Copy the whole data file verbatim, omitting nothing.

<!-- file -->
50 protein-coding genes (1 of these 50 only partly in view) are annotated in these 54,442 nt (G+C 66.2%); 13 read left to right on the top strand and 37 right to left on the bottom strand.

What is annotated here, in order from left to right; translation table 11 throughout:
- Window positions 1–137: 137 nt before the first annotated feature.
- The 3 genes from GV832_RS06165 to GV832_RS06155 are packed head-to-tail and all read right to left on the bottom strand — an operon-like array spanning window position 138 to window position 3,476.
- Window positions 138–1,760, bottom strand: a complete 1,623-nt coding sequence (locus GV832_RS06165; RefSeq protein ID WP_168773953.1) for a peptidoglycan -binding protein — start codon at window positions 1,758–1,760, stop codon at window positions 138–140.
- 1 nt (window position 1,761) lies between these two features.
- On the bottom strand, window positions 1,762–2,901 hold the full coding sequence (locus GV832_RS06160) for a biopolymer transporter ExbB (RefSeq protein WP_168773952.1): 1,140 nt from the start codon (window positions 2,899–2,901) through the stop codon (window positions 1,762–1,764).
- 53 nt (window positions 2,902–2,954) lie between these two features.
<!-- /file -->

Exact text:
50 protein-coding genes (1 of these 50 only partly in view) are annotated in these 54,442 nt (G+C 66.2%); 13 read left to right on the top strand and 37 right to left on the bottom strand.

What is annotated here, in order from left to right; translation table 11 throughout:
- Window positions 1–137: 137 nt before the first annotated feature.
- The 3 genes from GV832_RS06165 to GV832_RS06155 are packed head-to-tail and all read right to left on the bottom strand — an operon-like array spanning window position 138 to window position 3,476.
- Window positions 138–1,760, bottom strand: a complete 1,623-nt coding sequence (locus GV832_RS06165; RefSeq protein ID WP_168773953.1) for a peptidoglycan -binding protein — start codon at window positions 1,758–1,760, stop codon at window positions 138–140.
- 1 nt (window position 1,761) lies between these two features.
- On the bottom strand, window positions 1,762–2,901 hold the full coding sequence (locus GV832_RS06160) for a biopolymer transporter ExbB (RefSeq protein WP_168773952.1): 1,140 nt from the start codon (window positions 2,899–2,901) through the stop codon (window positions 1,762–1,764).
- 53 nt (window positions 2,902–2,954) lie between these two features.